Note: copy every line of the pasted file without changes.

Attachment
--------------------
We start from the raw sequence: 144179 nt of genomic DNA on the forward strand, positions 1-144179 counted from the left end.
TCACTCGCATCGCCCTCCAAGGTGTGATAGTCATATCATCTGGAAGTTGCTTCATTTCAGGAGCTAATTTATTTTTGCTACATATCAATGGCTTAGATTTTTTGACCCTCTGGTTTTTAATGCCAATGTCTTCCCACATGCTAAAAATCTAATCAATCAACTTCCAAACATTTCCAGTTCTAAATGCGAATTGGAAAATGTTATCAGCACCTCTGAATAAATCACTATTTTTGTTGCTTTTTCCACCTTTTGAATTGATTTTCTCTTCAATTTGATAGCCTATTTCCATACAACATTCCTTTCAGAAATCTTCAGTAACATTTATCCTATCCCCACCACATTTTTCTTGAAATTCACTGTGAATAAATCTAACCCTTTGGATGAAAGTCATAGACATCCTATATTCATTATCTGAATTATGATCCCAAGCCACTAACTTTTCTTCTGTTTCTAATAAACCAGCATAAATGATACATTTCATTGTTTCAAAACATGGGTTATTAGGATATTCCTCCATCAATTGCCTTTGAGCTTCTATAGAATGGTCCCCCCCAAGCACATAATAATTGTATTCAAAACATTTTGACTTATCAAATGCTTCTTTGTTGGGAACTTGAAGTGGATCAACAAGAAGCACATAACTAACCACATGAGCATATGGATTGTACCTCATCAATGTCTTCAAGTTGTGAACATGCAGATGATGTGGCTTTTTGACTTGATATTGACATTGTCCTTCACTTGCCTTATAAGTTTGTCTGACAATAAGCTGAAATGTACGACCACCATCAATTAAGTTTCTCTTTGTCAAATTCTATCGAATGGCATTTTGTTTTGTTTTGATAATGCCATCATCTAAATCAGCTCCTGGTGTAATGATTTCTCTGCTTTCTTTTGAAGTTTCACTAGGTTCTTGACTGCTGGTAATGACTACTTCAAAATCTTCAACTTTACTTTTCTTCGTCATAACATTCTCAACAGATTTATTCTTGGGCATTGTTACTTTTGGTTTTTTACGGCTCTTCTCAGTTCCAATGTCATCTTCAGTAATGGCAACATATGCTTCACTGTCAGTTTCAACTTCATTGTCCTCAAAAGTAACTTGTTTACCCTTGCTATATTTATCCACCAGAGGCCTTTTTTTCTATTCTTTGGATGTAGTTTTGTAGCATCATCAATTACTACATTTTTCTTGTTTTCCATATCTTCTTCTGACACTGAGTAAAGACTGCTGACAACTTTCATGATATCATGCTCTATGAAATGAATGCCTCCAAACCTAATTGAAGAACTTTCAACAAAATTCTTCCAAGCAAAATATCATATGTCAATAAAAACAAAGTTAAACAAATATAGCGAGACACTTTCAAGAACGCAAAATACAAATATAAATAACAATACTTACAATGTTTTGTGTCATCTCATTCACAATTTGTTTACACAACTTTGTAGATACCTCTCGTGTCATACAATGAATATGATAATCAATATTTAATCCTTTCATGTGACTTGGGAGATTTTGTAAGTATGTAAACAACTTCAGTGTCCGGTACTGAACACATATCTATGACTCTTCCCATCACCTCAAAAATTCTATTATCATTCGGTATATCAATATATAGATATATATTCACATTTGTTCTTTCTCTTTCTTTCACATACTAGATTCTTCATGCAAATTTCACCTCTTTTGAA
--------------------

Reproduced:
We start from the raw sequence: 144179 nt of genomic DNA on the forward strand, positions 1-144179 counted from the left end.
TCACTCGCATCGCCCTCCAAGGTGTGATAGTCATATCATCTGGAAGTTGCTTCATTTCAGGAGCTAATTTATTTTTGCTACATATCAATGGCTTAGATTTTTTGACCCTCTGGTTTTTAATGCCAATGTCTTCCCACATGCTAAAAATCTAATCAATCAACTTCCAAACATTTCCAGTTCTAAATGCGAATTGGAAAATGTTATCAGCACCTCTGAATAAATCACTATTTTTGTTGCTTTTTCCACCTTTTGAATTGATTTTCTCTTCAATTTGATAGCCTATTTCCATACAACATTCCTTTCAGAAATCTTCAGTAACATTTATCCTATCCCCACCACATTTTTCTTGAAATTCACTGTGAATAAATCTAACCCTTTGGATGAAAGTCATAGACATCCTATATTCATTATCTGAATTATGATCCCAAGCCACTAACTTTTCTTCTGTTTCTAATAAACCAGCATAAATGATACATTTCATTGTTTCAAAACATGGGTTATTAGGATATTCCTCCATCAATTGCCTTTGAGCTTCTATAGAATGGTCCCCCCCAAGCACATAATAATTGTATTCAAAACATTTTGACTTATCAAATGCTTCTTTGTTGGGAACTTGAAGTGGATCAACAAGAAGCACATAACTAACCACATGAGCATATGGATTGTACCTCATCAATGTCTTCAAGTTGTGAACATGCAGATGATGTGGCTTTTTGACTTGATATTGACATTGTCCTTCACTTGCCTTATAAGTTTGTCTGACAATAAGCTGAAATGTACGACCACCATCAATTAAGTTTCTCTTTGTCAAATTCTATCGAATGGCATTTTGTTTTGTTTTGATAATGCCATCATCTAAATCAGCTCCTGGTGTAATGATTTCTCTGCTTTCTTTTGAAGTTTCACTAGGTTCTTGACTGCTGGTAATGACTACTTCAAAATCTTCAACTTTACTTTTCTTCGTCATAACATTCTCAACAGATTTATTCTTGGGCATTGTTACTTTTGGTTTTTTACGGCTCTTCTCAGTTCCAATGTCATCTTCAGTAATGGCAACATATGCTTCACTGTCAGTTTCAACTTCATTGTCCTCAAAAGTAACTTGTTTACCCTTGCTATATTTATCCACCAGAGGCCTTTTTTTCTATTCTTTGGATGTAGTTTTGTAGCATCATCAATTACTACATTTTTCTTGTTTTCCATATCTTCTTCTGACACTGAGTAAAGACTGCTGACAACTTTCATGATATCATGCTCTATGAAATGAATGCCTCCAAACCTAATTGAAGAACTTTCAACAAAATTCTTCCAAGCAAAATATCATATGTCAATAAAAACAAAGTTAAACAAATATAGCGAGACACTTTCAAGAACGCAAAATACAAATATAAATAACAATACTTACAATGTTTTGTGTCATCTCATTCACAATTTGTTTACACAACTTTGTAGATACCTCTCGTGTCATACAATGAATATGATAATCAATATTTAATCCTTTCATGTGACTTGGGAGATTTTGTAAGTATGTAAACAACTTCAGTGTCCGGTACTGAACACATATCTATGACTCTTCCCATCACCTCAAAAATTCTATTATCATTCGGTATATCAATATATAGATATATATTCACATTTGTTCTTTCTCTTTCTTTCACATACTAGATTCTTCATGCAAATTTCACCTCTTTTGAA